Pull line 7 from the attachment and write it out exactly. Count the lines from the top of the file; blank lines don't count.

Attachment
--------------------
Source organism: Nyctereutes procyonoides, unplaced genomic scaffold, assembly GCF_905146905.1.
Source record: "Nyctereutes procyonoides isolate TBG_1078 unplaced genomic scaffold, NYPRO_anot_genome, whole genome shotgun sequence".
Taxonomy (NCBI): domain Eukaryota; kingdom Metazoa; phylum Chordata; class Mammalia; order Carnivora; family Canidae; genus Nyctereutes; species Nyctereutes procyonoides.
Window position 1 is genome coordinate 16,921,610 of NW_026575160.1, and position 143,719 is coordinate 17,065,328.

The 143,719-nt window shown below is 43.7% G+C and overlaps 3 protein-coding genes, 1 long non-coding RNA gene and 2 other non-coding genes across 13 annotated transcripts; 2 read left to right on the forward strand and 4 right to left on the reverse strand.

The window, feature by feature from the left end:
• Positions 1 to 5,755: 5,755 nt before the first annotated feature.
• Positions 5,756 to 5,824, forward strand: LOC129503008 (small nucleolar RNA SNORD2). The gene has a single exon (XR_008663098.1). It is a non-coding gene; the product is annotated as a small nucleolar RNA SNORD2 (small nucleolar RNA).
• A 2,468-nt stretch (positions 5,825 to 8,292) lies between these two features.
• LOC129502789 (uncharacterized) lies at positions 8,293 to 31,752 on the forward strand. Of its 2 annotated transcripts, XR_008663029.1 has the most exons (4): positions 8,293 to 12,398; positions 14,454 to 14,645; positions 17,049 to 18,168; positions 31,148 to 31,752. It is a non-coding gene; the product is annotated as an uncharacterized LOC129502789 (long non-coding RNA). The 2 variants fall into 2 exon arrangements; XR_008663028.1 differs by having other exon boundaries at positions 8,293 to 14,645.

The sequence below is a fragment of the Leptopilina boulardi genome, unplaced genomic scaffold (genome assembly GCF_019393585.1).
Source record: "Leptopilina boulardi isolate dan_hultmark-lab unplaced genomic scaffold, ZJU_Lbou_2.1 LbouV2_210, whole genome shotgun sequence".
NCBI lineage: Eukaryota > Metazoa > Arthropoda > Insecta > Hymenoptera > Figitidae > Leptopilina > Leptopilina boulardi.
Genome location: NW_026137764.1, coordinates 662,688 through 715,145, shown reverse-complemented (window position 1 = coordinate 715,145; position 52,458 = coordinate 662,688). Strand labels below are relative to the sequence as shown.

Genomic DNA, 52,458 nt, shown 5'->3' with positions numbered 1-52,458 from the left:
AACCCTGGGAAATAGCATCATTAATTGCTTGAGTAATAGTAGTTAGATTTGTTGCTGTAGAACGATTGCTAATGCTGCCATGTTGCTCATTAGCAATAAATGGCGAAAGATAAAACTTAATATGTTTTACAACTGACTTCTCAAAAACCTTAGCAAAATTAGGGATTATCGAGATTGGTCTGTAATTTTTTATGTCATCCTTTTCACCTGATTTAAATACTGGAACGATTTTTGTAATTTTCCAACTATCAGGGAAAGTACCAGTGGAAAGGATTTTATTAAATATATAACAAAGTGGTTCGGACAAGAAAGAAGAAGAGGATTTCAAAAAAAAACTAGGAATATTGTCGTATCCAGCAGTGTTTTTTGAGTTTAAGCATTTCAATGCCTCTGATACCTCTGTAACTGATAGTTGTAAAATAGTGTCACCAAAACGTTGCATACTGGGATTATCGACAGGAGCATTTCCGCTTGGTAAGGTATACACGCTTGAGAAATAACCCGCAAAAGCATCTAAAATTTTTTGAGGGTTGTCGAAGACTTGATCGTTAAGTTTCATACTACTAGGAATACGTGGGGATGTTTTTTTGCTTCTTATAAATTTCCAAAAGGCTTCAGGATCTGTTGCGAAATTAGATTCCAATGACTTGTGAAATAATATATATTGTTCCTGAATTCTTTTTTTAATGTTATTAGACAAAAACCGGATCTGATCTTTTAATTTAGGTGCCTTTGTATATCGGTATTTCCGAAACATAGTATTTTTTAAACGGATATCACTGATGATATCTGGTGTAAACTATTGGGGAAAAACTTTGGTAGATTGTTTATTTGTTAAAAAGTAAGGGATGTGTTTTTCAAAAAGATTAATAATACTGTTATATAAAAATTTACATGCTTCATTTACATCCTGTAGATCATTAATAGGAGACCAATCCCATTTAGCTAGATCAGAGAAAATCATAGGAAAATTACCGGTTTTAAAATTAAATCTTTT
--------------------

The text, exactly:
• Positions 1 to 5,755: 5,755 nt before the first annotated feature.